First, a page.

Metabolic Syndrome/Homeostasis Illustrated
Every now and again Nature, the eponymous journal of science and discovery – or one of its many offshoots delivers a real treat to their readers in the form of images and slides. This month (August 2011) Nature Medicine is offering a series of diagrams looking at metabolic homeostasis and metabolic syndrome.
Thank you Nature – we appreciate your efforts – we really do!
Diabetes and obesity (Diabesity) are often referred to as the twin epidemics, owing to their high prevalence and mechanistic relatedness. A key concept that has emerged over the past few years is that different organs have different, but integrated, roles in the pathogenesis of the metabolic syndrome. This ePoster, a collection of figures prepared by leaders in the field, present a comprehensive view of the molecular pathophysiology of the metabolic syndrome at the systems and cellular levels.
The ePoster is presented in three levels. At the top level the poster offers an overview of metabolic homeostasis and of disease from a whole-body perspective. At the next level several metabolically important organs (brain, liver, muscle and adipose tissue) are highlighted, illustrating organ cross-talk and what happens to each of these organs on a tissue level. At the final level the cells in these organs (neurons, hepatocytes, myocytes, adipocytes and macrophages) are highlighted, illustrating the molecular mechanisms that maintain metabolic homeostasis and how this goes awry in metabolic disease.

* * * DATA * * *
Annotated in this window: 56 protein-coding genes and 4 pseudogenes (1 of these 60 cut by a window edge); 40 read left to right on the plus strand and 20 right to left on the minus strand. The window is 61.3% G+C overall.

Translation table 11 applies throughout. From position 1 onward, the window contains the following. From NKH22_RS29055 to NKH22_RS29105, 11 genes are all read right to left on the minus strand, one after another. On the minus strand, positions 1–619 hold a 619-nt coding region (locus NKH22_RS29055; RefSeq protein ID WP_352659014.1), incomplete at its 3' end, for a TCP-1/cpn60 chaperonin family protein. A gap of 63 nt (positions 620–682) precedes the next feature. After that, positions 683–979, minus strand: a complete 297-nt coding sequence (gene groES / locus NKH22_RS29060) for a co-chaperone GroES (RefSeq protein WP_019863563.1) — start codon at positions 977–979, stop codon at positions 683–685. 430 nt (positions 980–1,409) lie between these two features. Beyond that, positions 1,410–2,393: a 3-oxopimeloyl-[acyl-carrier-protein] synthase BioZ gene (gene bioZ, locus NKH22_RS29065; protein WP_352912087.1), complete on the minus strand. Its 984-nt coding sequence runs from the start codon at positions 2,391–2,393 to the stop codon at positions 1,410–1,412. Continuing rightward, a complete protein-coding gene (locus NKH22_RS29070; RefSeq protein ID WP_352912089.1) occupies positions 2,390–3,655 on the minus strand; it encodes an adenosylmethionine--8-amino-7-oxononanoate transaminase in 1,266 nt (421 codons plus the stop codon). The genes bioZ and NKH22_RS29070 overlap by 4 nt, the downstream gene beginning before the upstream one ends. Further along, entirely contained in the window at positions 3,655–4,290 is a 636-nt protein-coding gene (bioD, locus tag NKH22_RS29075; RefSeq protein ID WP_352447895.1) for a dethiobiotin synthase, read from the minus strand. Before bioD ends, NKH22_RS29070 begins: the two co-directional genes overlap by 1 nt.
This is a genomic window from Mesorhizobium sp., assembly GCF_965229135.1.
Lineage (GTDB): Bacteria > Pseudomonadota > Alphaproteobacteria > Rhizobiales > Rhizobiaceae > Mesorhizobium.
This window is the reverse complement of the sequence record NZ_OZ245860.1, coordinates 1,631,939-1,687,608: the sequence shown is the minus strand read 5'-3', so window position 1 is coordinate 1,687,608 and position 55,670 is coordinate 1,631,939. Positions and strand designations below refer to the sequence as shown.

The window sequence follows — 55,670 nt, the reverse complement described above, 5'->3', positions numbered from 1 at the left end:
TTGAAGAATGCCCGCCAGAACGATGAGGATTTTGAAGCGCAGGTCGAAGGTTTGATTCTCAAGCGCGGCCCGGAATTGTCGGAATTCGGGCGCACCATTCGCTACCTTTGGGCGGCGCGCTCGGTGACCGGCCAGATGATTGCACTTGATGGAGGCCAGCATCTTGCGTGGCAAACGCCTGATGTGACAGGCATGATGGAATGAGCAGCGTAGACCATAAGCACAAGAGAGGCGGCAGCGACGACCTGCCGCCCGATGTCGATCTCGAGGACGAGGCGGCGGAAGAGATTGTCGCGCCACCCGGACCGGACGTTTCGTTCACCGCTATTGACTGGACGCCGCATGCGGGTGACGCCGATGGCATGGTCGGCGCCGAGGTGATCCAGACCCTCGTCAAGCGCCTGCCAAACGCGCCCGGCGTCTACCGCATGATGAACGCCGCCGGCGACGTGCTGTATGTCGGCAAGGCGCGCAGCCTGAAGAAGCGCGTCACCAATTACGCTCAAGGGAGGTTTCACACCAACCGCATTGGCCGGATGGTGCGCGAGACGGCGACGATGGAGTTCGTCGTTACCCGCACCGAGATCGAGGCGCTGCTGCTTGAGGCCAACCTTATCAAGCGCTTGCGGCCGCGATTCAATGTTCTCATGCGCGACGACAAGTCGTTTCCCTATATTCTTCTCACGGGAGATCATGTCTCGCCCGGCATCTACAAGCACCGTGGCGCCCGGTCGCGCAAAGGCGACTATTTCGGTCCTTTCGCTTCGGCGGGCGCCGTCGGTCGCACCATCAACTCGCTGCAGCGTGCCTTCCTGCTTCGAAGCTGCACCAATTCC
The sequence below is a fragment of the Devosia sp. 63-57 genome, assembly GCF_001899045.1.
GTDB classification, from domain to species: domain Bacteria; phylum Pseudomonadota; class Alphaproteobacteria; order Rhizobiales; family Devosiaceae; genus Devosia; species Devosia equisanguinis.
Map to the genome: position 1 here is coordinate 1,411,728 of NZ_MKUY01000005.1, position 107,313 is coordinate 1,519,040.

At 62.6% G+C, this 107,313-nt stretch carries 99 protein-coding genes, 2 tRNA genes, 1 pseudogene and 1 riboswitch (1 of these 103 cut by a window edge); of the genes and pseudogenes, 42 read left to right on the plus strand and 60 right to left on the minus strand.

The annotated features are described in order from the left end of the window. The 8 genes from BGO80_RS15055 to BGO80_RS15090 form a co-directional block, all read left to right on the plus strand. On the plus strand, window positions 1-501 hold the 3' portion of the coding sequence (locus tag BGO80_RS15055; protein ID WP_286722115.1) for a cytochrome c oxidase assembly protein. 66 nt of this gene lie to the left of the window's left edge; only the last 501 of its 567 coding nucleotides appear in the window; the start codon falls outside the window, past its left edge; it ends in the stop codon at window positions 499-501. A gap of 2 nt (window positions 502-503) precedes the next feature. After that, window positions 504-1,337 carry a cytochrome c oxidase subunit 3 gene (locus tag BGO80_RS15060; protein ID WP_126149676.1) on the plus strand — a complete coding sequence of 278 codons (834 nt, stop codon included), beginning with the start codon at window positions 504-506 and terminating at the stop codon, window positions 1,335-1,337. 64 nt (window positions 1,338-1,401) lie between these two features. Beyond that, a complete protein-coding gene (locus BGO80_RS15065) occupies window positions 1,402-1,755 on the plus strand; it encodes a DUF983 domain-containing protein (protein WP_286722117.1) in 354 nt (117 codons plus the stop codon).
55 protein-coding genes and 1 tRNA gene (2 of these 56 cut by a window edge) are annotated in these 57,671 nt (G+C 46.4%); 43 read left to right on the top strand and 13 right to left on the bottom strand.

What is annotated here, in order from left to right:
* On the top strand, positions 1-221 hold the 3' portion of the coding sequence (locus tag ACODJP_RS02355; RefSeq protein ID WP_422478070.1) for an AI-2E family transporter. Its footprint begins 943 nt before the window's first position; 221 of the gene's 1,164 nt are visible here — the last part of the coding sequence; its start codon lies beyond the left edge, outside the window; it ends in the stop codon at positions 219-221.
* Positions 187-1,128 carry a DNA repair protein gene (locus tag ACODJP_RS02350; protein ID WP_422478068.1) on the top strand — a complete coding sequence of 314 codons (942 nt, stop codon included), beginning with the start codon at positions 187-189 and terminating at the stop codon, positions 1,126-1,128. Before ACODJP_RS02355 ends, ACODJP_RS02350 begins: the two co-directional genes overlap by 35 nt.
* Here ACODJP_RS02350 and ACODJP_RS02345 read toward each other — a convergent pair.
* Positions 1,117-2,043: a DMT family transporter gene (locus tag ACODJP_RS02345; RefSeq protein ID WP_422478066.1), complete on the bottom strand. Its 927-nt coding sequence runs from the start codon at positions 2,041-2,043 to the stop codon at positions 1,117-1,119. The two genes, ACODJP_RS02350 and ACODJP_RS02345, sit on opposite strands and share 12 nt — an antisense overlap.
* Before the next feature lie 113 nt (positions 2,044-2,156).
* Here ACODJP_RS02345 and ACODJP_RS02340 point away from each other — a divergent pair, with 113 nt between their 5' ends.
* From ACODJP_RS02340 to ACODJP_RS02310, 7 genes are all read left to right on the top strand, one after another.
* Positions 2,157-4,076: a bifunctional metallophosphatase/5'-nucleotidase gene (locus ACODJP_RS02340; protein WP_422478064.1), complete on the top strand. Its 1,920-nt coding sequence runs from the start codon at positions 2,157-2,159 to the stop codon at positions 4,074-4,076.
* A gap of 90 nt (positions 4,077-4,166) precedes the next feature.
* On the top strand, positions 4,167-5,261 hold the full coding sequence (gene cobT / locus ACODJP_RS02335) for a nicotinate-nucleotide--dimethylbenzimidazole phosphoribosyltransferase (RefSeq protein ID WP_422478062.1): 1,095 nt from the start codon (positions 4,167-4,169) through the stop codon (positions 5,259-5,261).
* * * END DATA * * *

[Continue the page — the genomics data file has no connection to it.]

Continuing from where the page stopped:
The treatment of patients presenting with diabesity and metabolic syndrome often overlooks the role of nutrition as a distinct therapeutic agent, and many commentators that view all medicine as predominately dependent on pharmaceutical involvement discount the role of food supplements, functional foods and nutraceuticals. This comprehension is changing as the role of these agents are becoming better understood and are continuing to validate their use as championed by many Nutritional Therapists and others over the last 30 years.
 Nature Medicine: Metabolic syndrome eposter Aug 2011 View Site
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